Another idea you may never have considered as part of a single women vacation is volunteering, and if you’re an animal lover, incorporating some kind of volunteerism dealing with endangered or at-risk animals can allow you the escape of a holiday and the joy of actually contributing to a cause near to your heart.

Animals are in need everywhere, and whether you’re looking to help baby Olive Ridley Turtles make their way to sea in Nuevo Vallarta, Mexico or you’re more comfortable taking at-risk dogs for walks at the Best Friends Animal Sanctuary in Kanab, Utah, there’s a spot for you to pour your love of animals into a rewarding travel experience. “Voluntourism” is hot right now, particularly for single women vacations.

Single women vacations, accommodating foot-loose and fancy-free gals hoping to enjoy a week or two away from the daily grind need not be tied down to the “traditional” vacations, as there are so many great places to visit that are often off the radar. How about a tour of Mexico’s wine region. That’s right. Though not well known, Mexico has some lovely wines.

That’s the beauty of a good travel club. Not only do club members receive exclusive prices and deals on transportation and accommodation, for the serious traveler, a travel club allows like-minded single women to travel safely on packages they may never have known existed but that are tailored to their interests and passions. Let vacation be a truly memorable experience again, and let your imagination run wild!

08. December 2010 · Comments Off on Tribal Turtle Tattoo – Tips on Your New Tattoo! · Categories: Arts And Entertainment · Tags: , ,

So you are ready to get a new tattoo and you have decided that you want a tribal turtle tattoo. You are about to put a permanent piece of artwork on your body so make sure you do the proper research before getting your new ink. There are many things to consider before getting a new tattoo, so I hope these recommendations can help.

It is more than likely that you have already gone to Google images to find artwork. The problem with this is that so has everyone else. You are getting a tattoo because you want something unique and you want to stand out. Using artwork that is freely available online is a bad idea.

I would recommend that you check out a tattoo gallery that you have to pay for. The benefits of this are being able to find an artist that specializes in tribal tattoos. With a pay site you can find an artist that will work hand-in-hand with you on your new design. You will also find better quality tattoo galleries than free websites. And you will find a community of like-minded tribal tattoo enthusiasts that will gladly help you out with any questions that you may have.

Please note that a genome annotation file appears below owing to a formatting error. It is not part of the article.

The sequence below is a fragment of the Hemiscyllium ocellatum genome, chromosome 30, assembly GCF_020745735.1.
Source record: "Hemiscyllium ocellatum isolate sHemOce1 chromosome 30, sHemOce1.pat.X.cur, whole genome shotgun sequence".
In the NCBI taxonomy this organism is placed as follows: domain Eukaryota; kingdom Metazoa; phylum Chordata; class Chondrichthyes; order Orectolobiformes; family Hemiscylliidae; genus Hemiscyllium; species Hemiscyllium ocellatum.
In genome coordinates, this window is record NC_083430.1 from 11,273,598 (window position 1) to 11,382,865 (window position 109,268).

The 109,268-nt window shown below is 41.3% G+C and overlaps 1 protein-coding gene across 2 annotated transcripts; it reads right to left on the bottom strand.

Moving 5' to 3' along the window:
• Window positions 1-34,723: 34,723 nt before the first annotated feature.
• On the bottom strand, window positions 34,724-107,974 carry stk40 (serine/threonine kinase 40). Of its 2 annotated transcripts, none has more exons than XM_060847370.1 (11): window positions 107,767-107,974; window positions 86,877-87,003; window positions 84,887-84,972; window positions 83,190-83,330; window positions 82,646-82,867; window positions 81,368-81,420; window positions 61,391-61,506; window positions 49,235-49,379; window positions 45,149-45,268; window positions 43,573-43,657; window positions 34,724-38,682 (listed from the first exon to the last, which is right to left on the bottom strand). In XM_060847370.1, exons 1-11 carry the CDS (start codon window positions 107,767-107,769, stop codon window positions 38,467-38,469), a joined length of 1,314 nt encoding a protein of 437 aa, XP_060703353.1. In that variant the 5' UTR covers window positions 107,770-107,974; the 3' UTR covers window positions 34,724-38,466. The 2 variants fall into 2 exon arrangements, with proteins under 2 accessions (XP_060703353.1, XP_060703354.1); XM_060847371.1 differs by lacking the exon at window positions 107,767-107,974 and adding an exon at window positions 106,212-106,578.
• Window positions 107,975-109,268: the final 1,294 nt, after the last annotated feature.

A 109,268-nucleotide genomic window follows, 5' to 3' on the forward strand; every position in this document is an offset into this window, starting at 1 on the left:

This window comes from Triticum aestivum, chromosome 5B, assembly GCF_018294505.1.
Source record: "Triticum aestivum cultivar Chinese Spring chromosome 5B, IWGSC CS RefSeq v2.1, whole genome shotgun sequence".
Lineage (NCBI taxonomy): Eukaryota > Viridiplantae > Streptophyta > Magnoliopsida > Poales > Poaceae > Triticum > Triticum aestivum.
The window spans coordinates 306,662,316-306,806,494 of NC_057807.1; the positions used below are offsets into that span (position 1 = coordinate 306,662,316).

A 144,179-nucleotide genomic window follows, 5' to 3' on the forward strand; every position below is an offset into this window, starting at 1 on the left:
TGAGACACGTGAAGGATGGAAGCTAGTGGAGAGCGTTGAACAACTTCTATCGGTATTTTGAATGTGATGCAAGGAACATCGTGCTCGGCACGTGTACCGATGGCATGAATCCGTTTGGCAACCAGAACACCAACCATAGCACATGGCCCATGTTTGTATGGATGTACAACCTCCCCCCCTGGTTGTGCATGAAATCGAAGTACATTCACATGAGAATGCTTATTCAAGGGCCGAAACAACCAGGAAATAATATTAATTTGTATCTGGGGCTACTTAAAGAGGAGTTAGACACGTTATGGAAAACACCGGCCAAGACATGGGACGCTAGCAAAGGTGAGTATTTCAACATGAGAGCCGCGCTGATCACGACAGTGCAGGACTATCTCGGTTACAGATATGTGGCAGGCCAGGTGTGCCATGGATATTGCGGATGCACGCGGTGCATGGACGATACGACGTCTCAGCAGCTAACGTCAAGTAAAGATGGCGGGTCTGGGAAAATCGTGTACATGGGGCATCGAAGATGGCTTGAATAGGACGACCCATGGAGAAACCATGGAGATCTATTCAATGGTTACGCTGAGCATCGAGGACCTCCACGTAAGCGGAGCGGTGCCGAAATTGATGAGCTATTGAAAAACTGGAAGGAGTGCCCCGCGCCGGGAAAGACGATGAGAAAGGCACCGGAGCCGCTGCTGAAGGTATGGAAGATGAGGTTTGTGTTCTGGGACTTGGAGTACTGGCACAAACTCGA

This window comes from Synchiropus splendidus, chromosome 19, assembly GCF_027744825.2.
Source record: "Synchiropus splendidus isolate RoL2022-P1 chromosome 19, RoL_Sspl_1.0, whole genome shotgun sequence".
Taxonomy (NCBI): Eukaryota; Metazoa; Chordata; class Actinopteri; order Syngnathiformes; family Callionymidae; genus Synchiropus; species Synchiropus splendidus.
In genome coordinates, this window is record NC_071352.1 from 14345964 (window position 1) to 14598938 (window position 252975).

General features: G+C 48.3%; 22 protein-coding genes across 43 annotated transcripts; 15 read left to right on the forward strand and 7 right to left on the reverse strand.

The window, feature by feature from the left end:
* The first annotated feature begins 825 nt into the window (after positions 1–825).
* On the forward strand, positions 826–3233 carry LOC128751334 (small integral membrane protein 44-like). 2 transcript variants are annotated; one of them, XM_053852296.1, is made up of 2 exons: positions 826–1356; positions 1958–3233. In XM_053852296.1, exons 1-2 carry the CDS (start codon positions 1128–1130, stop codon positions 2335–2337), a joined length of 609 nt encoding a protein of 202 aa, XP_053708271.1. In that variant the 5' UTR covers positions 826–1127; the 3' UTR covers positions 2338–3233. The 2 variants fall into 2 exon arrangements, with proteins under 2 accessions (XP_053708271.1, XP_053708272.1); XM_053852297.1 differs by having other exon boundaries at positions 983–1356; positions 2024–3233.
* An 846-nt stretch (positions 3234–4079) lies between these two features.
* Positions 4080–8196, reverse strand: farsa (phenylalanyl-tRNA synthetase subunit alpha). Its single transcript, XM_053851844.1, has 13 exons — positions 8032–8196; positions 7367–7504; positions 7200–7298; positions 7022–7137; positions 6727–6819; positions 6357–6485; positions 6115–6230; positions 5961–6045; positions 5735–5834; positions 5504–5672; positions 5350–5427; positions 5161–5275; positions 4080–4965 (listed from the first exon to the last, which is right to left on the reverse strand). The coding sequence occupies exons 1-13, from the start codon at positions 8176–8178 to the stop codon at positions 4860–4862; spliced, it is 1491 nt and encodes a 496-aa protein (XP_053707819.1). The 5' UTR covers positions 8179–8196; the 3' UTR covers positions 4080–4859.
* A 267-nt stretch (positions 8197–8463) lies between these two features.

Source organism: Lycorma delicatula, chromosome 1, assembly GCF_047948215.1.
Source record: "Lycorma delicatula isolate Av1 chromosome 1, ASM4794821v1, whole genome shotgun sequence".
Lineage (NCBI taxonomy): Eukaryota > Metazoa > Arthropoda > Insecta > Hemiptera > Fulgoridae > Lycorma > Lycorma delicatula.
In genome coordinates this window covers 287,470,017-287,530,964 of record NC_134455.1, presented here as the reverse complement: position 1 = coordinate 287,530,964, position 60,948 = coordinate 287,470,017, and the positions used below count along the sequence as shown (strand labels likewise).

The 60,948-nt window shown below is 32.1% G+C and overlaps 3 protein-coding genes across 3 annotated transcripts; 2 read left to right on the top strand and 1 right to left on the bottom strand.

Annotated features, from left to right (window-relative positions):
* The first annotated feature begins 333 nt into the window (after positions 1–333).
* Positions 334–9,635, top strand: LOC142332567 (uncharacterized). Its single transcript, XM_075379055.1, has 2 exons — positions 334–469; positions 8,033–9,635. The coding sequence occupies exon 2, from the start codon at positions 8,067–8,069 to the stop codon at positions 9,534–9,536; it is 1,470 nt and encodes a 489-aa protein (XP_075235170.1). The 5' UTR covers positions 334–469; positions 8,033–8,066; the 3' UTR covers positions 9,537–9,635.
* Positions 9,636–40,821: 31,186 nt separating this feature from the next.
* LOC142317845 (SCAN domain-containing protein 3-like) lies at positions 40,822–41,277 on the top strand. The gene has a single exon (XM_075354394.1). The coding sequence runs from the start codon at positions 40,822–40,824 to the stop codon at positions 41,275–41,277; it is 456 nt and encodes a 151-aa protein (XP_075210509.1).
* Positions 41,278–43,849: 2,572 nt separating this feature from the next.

The other benefit is having access to an updated list of local tattoo galleries. You can find reviews and recommendations of trusted tattoo artists. This alone can save you a lot of headache.

As you can see you have a lot of decisions to make before you get inked. I want to make sure that you find the right tribal turtle tattoo artwork that will make you happy.

03. December 2010 · Comments Off on Express Your Longing for World Peace Through Dance · Categories: Self Improvement · Tags: , ,

Dances of Universal Peace uses dance as a means of reconciliation and fostering peace. Dance can express all human emotions and lead to transcendental states. The Dances of Universal Peace are Sacred Dances which do not require any musical or dance experience. The sessions are about taking part and are not a performance. There are no special costumes. Comfortable clothes are the only requirement. The setting for the dances should have a peaceful, sacred feeling.

A session begins by everyone joining hands and forming a circle with the Dance Leader and musicians in the middle. The Leader then teaches the words, music and movements. The background history associated with that particular dance is explained.

There are more than 400 Dances of Universal Peace drawn from many faiths and traditions. They focus on themes such as Peace in all its contexts, healing of the Earth, it’s peoples, its flora and fauna and in the deeper mysteries.This inclusion of the beliefs of many peoples and religions creates an opening of the heart and a feeling of the brotherhood and sisterhood of all peoples. Performing the dances help the participants to understand and appreciate both the similarities and differences of various religions and cultures.